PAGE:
If Republicans don’t take the White House in November, the health care reform saga is over (and it might be over even if they do). The Affordable Care Act passed, is being implemented, and its biggest mortal threat — the Supreme Court — upheld the law on Thursday, with the support of conservative Chief Justice John Roberts.
But getting here was extraordinarily tumultuous. These seven stories distill the three-year saga:1). Public Option Dies
Dems had to go it alone on health care reform. Republicans were never interested in earnestly participating. That meant infighting, particularly over the public option. In the end, conservative Democrats prevailed in a fight with progressives and stripped the public option from the Senate’s health care bill. They also opposed all similar measures, and threw the whole legislative project into doubt.
2). Dems Lose Their 60th Vote
By the end of 2009, Senate Dems had gotten their act together enough to pass a public-option free health care bill. But before it could be reconciled with the more progressive House legislation, Senate Dems lost their filibuster-proof 60-vote majority in the Massachusetts special election for the late Ted Kennedy’s Senate seat — a bitter irony considering Kennedy’s own pivotal decades-long role in agitating for reform. It appeared the year-long effort was doomed.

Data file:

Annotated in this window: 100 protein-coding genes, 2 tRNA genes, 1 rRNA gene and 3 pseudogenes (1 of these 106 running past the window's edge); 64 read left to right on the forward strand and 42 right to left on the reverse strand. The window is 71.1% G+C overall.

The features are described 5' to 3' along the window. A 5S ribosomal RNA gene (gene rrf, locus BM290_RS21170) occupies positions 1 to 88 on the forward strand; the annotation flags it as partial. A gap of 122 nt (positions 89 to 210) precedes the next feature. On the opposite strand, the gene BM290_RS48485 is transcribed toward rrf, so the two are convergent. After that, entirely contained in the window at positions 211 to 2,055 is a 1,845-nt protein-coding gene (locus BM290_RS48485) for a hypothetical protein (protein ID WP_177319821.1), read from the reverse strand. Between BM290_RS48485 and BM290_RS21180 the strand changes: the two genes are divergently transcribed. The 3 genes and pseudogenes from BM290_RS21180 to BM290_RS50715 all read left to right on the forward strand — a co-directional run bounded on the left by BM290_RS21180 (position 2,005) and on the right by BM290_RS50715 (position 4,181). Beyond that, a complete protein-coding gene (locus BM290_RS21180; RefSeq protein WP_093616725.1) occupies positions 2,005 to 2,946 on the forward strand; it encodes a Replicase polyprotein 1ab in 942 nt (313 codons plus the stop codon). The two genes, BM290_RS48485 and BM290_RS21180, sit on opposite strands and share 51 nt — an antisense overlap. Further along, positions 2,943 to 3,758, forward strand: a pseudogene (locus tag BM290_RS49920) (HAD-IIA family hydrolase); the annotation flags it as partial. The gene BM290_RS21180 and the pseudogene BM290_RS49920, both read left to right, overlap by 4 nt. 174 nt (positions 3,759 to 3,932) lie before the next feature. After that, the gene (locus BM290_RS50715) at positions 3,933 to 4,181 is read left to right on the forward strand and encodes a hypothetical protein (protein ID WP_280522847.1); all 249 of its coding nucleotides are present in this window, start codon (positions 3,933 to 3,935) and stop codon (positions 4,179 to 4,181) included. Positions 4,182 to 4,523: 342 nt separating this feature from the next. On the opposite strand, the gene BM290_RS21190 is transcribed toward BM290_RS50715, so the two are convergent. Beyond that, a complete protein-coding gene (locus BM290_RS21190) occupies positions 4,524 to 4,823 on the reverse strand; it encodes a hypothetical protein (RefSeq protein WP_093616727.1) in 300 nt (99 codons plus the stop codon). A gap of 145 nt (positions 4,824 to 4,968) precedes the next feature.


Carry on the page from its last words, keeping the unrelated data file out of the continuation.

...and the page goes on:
3). Health Care Reform Passes
Ultimately, Democrats figured out a way forward. It required House Democrats to hold their noses and pass the Senate bill they hated in exchange for a promise that Senate Dems would streamline major amendments to its key measures. Dems were able to use the budget process aggressively to pass that side-car, avoiding a filibuster. It was complicated and contentious, but they did it.
4). Legal Jeopardy
Immediately after the bill became law, it faced myriad legal challenges, most based on the theory that its individual mandate exceeded the Commerce Clause powers given to Congress in the Constitution. Most legal experts laughed off the challenges. But conservatives undertook an enormous effort to legitimize the arguments. When Republican-appointed judges started ruling that the law violated the Constitution, people started taking notice.
5). What If It Falls?
At some point, the idea that the Supreme Court might ultimately throw the entire law out the window began to take hold. That meant asking, What happens to the people who actually rely on the its existing benefits?
6). Tip Of The Hand
Oral arguments before the Supreme Court racked reformers nerves. Conservative justices seemed incredibly hostile to the law, and the Obama administration’s lawyer, Solicitor General Donald Verrilli, didn’t acquit himself very well. But Justice John Roberts provided a subtle hint that he might be sympathetic to one of the respondents’ argument.
7. It Stands
Well, you know the rest.